DAIRY MEALS

    It is customary to eat a dairy meal at least once on Shavuot. Others eat dairy products (but not hard cheese) before the main (meat) lunch meal.

    There are several reasons given by our Sages for the custom of eating a dairy meal on Shavuot. One of them is, that on Shavuot, the Bnei Yisroel had just received the Torah (and the laws of Kashrut therein), and they did not have both meat and dairy dishes yet, and were unable to use their dishes that day (Shabbat) until they were rendered Kosher by the proper process of “kashering” utensils. Thus their meal was a dairy meal.

    Another reason is that the Torah is compared to Milk.

    The word for milk, Chalav, has the numerical value of 40, corresponding to the 40 days Moses spent on Har Sinai.

    For a great Shavuot recipe Click here.

    AKDAMUT

    On the first day of Shavuot, after the Kohain has been called to the Torah, but before he recites his blessing, Akdamut is read responsively, the chazzan saying two verses, and the congregation saying the next two. It was composed as an introduction to the Aseret Hadibrot. Consisting of ninety verses, composed by Rabbi Meir ben Yitzchak, it is probably one of Judaism’s best known and most beloved Piyut (liturgical poem). It is a description of Hashem’s creation of the world and close look at the splendors of Olam Habah (the World to Come). It describes the Malachim’s praise of Hashem and the greatness and the suffering of Bnei Yisroel.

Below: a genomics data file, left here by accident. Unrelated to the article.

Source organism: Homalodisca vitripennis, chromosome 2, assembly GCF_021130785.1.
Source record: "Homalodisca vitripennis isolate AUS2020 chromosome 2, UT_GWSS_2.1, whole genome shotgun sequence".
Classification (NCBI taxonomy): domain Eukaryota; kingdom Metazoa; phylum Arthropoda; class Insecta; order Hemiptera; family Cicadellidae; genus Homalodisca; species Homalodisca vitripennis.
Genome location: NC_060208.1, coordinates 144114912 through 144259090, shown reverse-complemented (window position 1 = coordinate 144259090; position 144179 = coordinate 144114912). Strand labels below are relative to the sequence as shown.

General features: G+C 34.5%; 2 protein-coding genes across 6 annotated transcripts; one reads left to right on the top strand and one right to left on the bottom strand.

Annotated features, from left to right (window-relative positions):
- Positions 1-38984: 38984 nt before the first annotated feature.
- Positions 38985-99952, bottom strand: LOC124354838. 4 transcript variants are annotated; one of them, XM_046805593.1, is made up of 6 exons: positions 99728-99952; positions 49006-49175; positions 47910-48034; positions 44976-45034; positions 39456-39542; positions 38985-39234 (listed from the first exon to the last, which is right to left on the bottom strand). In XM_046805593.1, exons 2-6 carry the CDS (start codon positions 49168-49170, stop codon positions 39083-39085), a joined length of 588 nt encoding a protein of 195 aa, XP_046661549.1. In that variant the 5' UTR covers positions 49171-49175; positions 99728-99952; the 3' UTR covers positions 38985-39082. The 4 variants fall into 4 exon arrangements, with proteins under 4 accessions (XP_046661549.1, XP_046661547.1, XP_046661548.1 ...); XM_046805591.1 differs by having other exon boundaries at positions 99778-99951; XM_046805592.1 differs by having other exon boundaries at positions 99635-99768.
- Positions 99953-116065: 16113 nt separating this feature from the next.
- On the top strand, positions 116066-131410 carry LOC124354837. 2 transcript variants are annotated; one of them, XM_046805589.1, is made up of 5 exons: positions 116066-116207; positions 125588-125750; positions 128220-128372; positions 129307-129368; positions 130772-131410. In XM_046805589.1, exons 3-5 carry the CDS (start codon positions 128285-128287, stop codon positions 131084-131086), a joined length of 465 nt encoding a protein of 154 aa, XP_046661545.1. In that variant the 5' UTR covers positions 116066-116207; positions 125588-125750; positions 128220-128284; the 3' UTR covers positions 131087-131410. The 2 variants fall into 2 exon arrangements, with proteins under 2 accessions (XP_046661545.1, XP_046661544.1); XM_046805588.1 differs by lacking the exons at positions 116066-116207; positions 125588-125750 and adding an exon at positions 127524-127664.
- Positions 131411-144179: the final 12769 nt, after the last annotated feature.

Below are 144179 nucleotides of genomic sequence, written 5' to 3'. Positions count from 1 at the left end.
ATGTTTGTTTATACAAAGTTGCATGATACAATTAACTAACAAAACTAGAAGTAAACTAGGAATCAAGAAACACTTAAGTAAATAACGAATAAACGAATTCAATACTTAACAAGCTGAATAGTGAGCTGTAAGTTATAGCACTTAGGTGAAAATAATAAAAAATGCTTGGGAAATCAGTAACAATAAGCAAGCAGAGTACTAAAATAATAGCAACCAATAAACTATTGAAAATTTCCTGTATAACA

MEGILLAT (THE SCROLL OF) RUTH

    Megillat Ruth is read on the second day of Shavuot, before the reading of the Torah. Many reasons are given for this practice:

    The entire Torah is loving kindness, and this Megillah consists of loving kindness, therefore it is read on the day of the giving of the Torah (Midrash Rabbah).

    The act of Ruth’s conversion took place during the harvest season, ‘at the beginning of the barley harvest’ to the ‘end of the wheat harvest.’ This period includes the Yom Tov Shavuot.

    Matan Torah marks the beginning of the Jewish Nation, when they entered into the Covenant with Hashem. Megillat Ruth tells how Ruth entered into that Covenant.

    copy from http://www.torahtots.com/holidays/shavuos/shavustr.htm

    #1156769

    WolfishMusings
    Participant

    Would I be considered an apikores if I said I didn’t like cheesechake (on Shavuous or any other day of the year)?

    The Wolf

    #1156770

    oomis
    Participant

    Wolf – Yes.